In 2012, Magnus Meyer Hustveit sent an email to his ex-girlfriend admitting to have raped her several times while she was sleeping. Hustveit gave detailed accounts of how he repeatedly used her “body for (his) gratification” during their relationship, and how he “convinced (himself) it was a victimless crime because (she was) asleep.” He also added that he hoped she would choose not to prosecute him for his crimes. This year, Hustveit pleaded guilty to one count of sexual assault and one count of rape. He was sentenced to seven years in prison, only to have that entire sentence suspended given the apparent “exceptional” nature of the case. On July 13th, Niamh Ní Dhomhnail watched her rapist walk free from the Central Criminal Court, thanks to the incredible notion that if Hustveit hadn’t come forward himself, there wouldn’t have been anyone to prosecute in the first place.
As expected, Ní Dhomhnail does not feel that justice has been served. And why should she? Not only had she been sexually violated by somebody that she (presumably) trusted, but she has also suffered consequential physical and mental problems since her attack(s). After the judge’s final verdict, she dismissed her right to anonymity, broke her silence, and stated that “…this case sends a clear message to Irish society that rape and sexual violence is not being taken seriously enough.”
And she’s right. What kind of world do we live in where a man is rewarded for admitting that he raped his girlfriend? If Hustveit murdered somebody would his sentence have been suspended? Would a little email confessing his sins have saved him then? Of course it wouldn’t – because murder (like rape) is a crime, and crimes deserve to be punished. Verdicts like these don’t come around too often, but when they do, they speak volumes about contemporary society’s attitudes towards rape and sexual abuse. It’s probably not unfair to say that the general population of the country were as equally offended, shocked, and repulsed by the Court’s decision… And rightly so. It was the first time in a very long time that the comments on every journal.ie article, Facebook post, and blog entry were unanimous – the justice system fucked up. This should not have happened. But it did.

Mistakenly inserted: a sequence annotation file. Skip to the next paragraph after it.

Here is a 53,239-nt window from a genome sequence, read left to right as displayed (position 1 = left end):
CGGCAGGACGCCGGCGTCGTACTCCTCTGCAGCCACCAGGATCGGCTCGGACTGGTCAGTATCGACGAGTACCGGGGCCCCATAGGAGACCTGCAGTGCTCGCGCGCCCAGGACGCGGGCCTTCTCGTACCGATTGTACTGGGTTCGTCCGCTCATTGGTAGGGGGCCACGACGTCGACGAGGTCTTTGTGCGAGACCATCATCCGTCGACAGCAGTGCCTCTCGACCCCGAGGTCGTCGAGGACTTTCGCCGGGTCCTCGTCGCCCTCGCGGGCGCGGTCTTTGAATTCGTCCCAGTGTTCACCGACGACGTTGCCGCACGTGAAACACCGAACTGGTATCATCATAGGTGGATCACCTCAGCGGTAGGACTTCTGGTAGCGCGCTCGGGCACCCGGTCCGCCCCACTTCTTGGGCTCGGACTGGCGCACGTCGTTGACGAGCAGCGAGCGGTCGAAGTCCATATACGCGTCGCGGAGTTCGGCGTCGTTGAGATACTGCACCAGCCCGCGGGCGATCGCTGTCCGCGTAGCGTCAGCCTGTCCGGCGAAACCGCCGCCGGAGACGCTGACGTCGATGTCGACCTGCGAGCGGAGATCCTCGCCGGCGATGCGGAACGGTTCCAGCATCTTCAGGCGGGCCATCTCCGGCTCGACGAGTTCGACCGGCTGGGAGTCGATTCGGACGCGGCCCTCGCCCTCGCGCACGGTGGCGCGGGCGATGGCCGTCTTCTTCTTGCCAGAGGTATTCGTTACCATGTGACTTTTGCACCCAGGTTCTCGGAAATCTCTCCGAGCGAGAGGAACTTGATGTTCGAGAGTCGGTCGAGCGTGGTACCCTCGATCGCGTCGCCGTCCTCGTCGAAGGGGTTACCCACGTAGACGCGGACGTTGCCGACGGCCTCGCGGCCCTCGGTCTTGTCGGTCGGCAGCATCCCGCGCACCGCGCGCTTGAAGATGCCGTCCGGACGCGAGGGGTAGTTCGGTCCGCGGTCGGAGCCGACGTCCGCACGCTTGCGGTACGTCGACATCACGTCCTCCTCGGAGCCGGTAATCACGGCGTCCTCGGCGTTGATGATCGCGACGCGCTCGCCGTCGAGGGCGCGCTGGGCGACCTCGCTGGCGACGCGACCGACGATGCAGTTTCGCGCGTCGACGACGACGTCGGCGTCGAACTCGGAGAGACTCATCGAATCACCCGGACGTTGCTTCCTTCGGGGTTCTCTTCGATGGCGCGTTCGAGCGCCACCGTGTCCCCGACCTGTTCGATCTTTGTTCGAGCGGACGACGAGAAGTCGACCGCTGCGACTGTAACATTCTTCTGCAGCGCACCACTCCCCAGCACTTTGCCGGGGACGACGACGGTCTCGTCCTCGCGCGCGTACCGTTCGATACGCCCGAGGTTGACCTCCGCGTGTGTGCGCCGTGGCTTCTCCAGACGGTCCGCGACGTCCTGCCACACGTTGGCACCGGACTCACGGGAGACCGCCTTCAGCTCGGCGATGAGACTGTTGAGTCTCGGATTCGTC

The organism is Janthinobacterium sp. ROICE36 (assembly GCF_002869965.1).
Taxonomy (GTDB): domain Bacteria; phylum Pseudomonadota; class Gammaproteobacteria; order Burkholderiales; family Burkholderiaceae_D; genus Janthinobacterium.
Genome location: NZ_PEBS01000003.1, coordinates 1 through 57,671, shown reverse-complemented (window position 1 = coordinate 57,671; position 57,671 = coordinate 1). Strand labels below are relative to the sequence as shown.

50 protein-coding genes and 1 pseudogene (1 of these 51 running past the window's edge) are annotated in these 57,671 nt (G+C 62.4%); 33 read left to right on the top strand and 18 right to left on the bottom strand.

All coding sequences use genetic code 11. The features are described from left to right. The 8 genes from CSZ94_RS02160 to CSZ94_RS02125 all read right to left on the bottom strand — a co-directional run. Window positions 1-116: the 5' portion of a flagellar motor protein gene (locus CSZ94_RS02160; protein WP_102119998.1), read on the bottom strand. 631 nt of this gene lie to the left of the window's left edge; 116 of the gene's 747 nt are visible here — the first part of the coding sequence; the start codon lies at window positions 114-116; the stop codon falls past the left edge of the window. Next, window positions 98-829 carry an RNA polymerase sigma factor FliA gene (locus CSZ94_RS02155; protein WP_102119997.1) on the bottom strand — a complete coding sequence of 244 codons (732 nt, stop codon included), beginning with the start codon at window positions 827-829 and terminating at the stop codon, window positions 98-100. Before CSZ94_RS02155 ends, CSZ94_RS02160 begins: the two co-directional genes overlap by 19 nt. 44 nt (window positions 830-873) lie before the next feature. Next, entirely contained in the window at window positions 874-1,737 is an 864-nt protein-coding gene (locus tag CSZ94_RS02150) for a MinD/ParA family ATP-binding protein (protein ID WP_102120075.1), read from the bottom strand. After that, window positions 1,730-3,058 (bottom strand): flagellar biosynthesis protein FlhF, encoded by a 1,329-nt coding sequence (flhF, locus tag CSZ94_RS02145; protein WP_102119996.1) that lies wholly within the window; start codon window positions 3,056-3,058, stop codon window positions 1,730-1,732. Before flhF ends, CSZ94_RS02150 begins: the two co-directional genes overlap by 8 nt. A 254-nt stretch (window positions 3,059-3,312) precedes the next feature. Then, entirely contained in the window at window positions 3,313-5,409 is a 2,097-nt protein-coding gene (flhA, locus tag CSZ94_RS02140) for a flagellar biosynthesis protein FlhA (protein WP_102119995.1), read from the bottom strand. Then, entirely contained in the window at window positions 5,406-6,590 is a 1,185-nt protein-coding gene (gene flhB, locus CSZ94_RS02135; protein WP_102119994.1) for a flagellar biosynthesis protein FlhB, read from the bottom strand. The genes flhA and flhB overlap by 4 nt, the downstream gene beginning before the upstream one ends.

In the 1970s, a few feminists in America coined the term ‘rape culture.’ They used it to describe the set of societal values and dominant ideologies that suggest that rape, and violence in general, is a typical response to the very existence of women. In her book Transforming Rape Culture, Emilie Buchwald offers a means of rejecting this notion, by proposing that rape actually isn’t an inevitability, and that “…much of what we accept (…) is in fact the expression of values and attitudes that can change.” We could look at the reaction to Hustveit’s suspended sentence and say – yeah, values and attitudes towards rape have changed. Nobody agrees with the judge’s decision. Nobody’s happy about the fact that a man can rape his girlfriend multiple times and walk away to live happily ever after.
Similar mass outrage was exhibited last week, when it was reported that two young Indian women were sentenced to a gang rape in Uttar Pradesh, because their brother ran away with a woman of a higher caste. Although the sentence was handed down by an unofficial council of elders, and the two women have since fled the village, the use of rape as a punishment alongside the notion that these women are their brother’s property, has sparked global fury. And why shouldn’t it? We all know that innocent women should not punished for the actions of their male siblings. And we definitely know that rape or sexual violence of any kind should never be used as some sort of warped, disciplinary measure.
But according to people like Buchwald, and thousands of others around the world, combating rape culture is not just about the ability to discern that rape is bad… It’s about recognising the ways in which society implicitly normalises sexual violence against people of all genders, about rejecting any and all instances of victim blaming, and realising that rape does not ‘just happen.’